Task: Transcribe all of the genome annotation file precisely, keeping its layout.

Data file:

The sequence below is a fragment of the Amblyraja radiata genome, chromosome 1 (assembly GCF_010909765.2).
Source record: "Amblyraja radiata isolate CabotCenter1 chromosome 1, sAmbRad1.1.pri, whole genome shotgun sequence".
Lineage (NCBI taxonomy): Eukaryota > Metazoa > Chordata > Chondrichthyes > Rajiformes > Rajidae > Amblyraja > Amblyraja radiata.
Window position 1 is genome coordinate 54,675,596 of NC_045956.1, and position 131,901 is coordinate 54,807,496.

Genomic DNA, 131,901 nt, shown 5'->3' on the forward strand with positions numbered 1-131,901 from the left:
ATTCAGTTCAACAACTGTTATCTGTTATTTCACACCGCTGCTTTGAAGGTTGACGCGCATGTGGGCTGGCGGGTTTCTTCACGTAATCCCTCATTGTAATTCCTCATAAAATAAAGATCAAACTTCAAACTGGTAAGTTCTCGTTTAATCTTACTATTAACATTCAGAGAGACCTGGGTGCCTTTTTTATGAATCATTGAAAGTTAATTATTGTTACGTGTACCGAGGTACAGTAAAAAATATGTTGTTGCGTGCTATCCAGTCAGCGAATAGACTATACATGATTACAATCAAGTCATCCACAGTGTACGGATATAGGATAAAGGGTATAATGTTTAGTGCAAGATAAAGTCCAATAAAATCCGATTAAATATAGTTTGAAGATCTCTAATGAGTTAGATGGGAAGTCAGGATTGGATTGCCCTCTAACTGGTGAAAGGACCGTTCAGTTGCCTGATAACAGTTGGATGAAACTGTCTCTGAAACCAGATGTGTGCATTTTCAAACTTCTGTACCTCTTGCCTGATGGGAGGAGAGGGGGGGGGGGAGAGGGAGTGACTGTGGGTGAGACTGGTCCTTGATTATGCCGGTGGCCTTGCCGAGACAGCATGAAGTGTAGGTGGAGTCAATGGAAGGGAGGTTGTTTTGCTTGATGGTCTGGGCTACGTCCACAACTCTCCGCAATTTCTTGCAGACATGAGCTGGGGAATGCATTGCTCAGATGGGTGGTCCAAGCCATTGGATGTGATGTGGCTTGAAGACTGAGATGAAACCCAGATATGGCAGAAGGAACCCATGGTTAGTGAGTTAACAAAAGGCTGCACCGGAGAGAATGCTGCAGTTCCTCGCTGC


The sequence below is a fragment of the Amblyraja radiata genome, chromosome 1 (assembly GCF_010909765.2).
Source record: "Amblyraja radiata isolate CabotCenter1 chromosome 1, sAmbRad1.1.pri, whole genome shotgun sequence".
Lineage (NCBI taxonomy): Eukaryota > Metazoa > Chordata > Chondrichthyes > Rajiformes > Rajidae > Amblyraja > Amblyraja radiata.
Window position 1 is genome coordinate 54,675,596 of NC_045956.1, and position 131,901 is coordinate 54,807,496.

Genomic DNA, 131,901 nt, shown 5'->3' on the forward strand with positions numbered 1-131,901 from the left:
ATTCAGTTCAACAACTGTTATCTGTTATTTCACACCGCTGCTTTGAAGGTTGACGCGCATGTGGGCTGGCGGGTTTCTTCACGTAATCCCTCATTGTAATTCCTCATAAAATAAAGATCAAACTTCAAACTGGTAAGTTCTCGTTTAATCTTACTATTAACATTCAGAGAGACCTGGGTGCCTTTTTTATGAATCATTGAAAGTTAATTATTGTTACGTGTACCGAGGTACAGTAAAAAATATGTTGTTGCGTGCTATCCAGTCAGCGAATAGACTATACATGATTACAATCAAGTCATCCACAGTGTACGGATATAGGATAAAGGGTATAATGTTTAGTGCAAGATAAAGTCCAATAAAATCCGATTAAATATAGTTTGAAGATCTCTAATGAGTTAGATGGGAAGTCAGGATTGGATTGCCCTCTAACTGGTGAAAGGACCGTTCAGTTGCCTGATAACAGTTGGATGAAACTGTCTCTGAAACCAGATGTGTGCATTTTCAAACTTCTGTACCTCTTGCCTGATGGGAGGAGAGGGGGGGGGGGAGAGGGAGTGACTGTGGGTGAGACTGGTCCTTGATTATGCCGGTGGCCTTGCCGAGACAGCATGAAGTGTAGGTGGAGTCAATGGAAGGGAGGTTGTTTTGCTTGATGGTCTGGGCTACGTCCACAACTCTCCGCAATTTCTTGCAGACATGAGCTGGGGAATGCATTGCTCAGATGGGTGGTCCAAGCCATTGGATGTGATGTGGCTTGAAGACTGAGATGAAACCCAGATATGGCAGAAGGAACCCATGGTTAGTGAGTTAACAAAAGGCTGCACCGGAGAGAATGCTGCAGTTCCTCGCTGC